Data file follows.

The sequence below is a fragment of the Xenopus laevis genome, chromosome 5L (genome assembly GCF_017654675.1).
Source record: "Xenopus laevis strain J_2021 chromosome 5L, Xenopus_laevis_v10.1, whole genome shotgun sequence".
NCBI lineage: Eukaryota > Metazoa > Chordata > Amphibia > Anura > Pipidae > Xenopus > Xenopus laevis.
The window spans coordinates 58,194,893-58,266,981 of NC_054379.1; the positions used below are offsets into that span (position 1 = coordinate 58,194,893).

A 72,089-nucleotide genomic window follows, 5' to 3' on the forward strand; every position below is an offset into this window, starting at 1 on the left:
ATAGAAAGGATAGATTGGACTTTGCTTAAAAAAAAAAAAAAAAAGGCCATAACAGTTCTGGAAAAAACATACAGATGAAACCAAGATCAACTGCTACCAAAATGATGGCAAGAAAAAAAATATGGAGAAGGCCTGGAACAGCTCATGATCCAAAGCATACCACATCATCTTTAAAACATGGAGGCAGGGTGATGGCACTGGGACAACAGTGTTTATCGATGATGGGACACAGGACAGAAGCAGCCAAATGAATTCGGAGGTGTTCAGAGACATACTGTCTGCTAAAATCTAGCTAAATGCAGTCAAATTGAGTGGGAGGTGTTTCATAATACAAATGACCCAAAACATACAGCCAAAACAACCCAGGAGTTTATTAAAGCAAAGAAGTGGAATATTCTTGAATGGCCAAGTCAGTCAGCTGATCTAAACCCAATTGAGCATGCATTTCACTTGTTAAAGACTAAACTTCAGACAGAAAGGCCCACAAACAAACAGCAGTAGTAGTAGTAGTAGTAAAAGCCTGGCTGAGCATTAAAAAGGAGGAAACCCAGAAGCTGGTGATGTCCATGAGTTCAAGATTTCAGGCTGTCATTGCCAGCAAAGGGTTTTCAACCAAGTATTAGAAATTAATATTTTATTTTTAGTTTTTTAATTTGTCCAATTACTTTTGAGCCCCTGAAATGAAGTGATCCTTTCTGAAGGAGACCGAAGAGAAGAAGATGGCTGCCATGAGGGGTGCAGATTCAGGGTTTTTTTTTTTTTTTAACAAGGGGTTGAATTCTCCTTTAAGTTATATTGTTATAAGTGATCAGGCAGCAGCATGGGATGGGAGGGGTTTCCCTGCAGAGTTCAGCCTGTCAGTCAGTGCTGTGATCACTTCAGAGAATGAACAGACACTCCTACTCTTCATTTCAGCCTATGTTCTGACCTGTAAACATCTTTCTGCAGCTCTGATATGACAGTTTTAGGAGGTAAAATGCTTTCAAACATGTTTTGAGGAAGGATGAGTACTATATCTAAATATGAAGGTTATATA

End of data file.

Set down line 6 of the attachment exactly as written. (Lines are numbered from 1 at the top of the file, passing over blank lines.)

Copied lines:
ATAGAAAGGATAGATTGGACTTTGCTTAAAAAAAAAAAAAAAAAGGCCATAACAGTTCTGGAAAAAACATACAGATGAAACCAAGATCAACTGCTACCAAAATGATGGCAAGAAAAAAAATATGGAGAAGGCCTGGAACAGCTCATGATCCAAAGCATACCACATCATCTTTAAAACATGGAGGCAGGGTGATGGCACTGGGACAACAGTGTTTATCGATGATGGGACACAGGACAGAAGCAGCCAAATGAATTCGGAGGTGTTCAGAGACATACTGTCTGCTAAAATCTAGCTAAATGCAGTCAAATTGAGTGGGAGGTGTTTCATAATACAAATGACCCAAAACATACAGCCAAAACAACCCAGGAGTTTATTAAAGCAAAGAAGTGGAATATTCTTGAATGGCCAAGTCAGTCAGCTGATCTAAACCCAATTGAGCATGCATTTCACTTGTTAAAGACTAAACTTCAGACAGAAAGGCCCACAAACAAACAGCAGTAGTAGTAGTAGTAGTAAAAGCCTGGCTGAGCATTAAAAAGGAGGAAACCCAGAAGCTGGTGATGTCCATGAGTTCAAGATTTCAGGCTGTCATTGCCAGCAAAGGGTTTTCAACCAAGTATTAGAAATTAATATTTTATTTTTAGTTTTTTAATTTGTCCAATTACTTTTGAGCCCCTGAAATGAAGTGATCCTTTCTGAAGGAGACCGAAGAGAAGAAGATGGCTGCCATGAGGGGTGCAGATTCAGGGTTTTTTTTTTTTTTTAACAAGGGGTTGAATTCTCCTTTAAGTTATATTGTTATAAGTGATCAGGCAGCAGCATGGGATGGGAGGGGTTTCCCTGCAGAGTTCAGCCTGTCAGTCAGTGCTGTGATCACTTCAGAGAATGAACAGACACTCCTACTCTTCATTTCAGCCTATGTTCTGACCTGTAAACATCTTTCTGCAGCTCTGATATGACAGTTTTAGGAGGTAAAATGCTTTCAAACATGTTTTGAGGAAGGATGAGTACTATATCTAAATATGAAGGTTATATA